Chapter 38. Jane Austen and the Silver Fork Novel

  1. Claudia L. Johnson Chair and
  2. Clara Tuite Senior Lecturer
  1. Edward Copeland Professor

Published Online: 6 MAR 2009

DOI: 10.1002/9781444305968.ch38

A Companion to Jane Austen

A Companion to Jane Austen

How to Cite

Copeland, E. (2009) Jane Austen and the Silver Fork Novel, in A Companion to Jane Austen (eds C. L. Johnson and C. Tuite), Wiley-Blackwell, Oxford, UK. doi: 10.1002/9781444305968.ch38

Editor Information

  1. University of Melbourne, Australia

Author Information

  1. Pomona College, Claremont, CA, USA

Publication History

  1. Published Online: 6 MAR 2009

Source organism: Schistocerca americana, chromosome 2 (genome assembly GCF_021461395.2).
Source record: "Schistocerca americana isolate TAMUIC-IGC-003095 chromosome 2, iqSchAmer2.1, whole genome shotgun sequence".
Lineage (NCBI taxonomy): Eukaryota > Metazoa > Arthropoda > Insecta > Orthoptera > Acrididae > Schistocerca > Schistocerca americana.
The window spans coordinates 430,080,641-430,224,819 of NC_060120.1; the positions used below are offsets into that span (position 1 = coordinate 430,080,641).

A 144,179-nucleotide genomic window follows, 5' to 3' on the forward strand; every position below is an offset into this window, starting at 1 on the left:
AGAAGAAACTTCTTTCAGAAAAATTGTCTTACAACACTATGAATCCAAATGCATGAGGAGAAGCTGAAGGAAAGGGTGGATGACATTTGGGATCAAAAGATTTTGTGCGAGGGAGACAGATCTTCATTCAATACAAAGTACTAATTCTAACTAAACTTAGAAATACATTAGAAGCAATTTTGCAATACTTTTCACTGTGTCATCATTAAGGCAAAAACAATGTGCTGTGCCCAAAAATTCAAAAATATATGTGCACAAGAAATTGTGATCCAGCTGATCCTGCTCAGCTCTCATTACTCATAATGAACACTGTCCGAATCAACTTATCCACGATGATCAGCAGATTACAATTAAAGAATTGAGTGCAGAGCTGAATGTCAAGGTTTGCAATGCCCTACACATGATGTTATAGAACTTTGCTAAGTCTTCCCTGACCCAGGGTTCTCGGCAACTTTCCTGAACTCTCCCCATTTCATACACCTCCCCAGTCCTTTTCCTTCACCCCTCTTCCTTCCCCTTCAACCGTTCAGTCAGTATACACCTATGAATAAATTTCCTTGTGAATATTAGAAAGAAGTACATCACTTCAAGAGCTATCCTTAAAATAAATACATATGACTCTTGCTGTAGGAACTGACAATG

2. Published Print: 2 JAN 2009

ISBN Information

Print ISBN: 9781405149099

Online ISBN: 9781444305968

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Keywords:

  • Jane Austen and the Silver Fork Novel;
  • Henry Colburn initiated the taste, the “mania” as John Sutherland calls it (1986: 70) - for these novels about fashionable life in London;
  • to hear echoes of Jane Austen's novels in the most unexpected places;
  • In Gore's next novel, Mothers and Daughters (1831), Fanny Price's East Room retreat is on view;
  • political obsessions of the 1820s and 1830s replace subjective identity as the central activity of the contemporary novel;
  • The silver fork debt to Jane Austen, in short, belongs to an “overlapping of historicities”;
  • Deidre Lynch describes in her essay “At Home with Jane Austen,” in which Austen's novels are “reseen”

Summary

This chapter contains sections titled:

  • Further Reading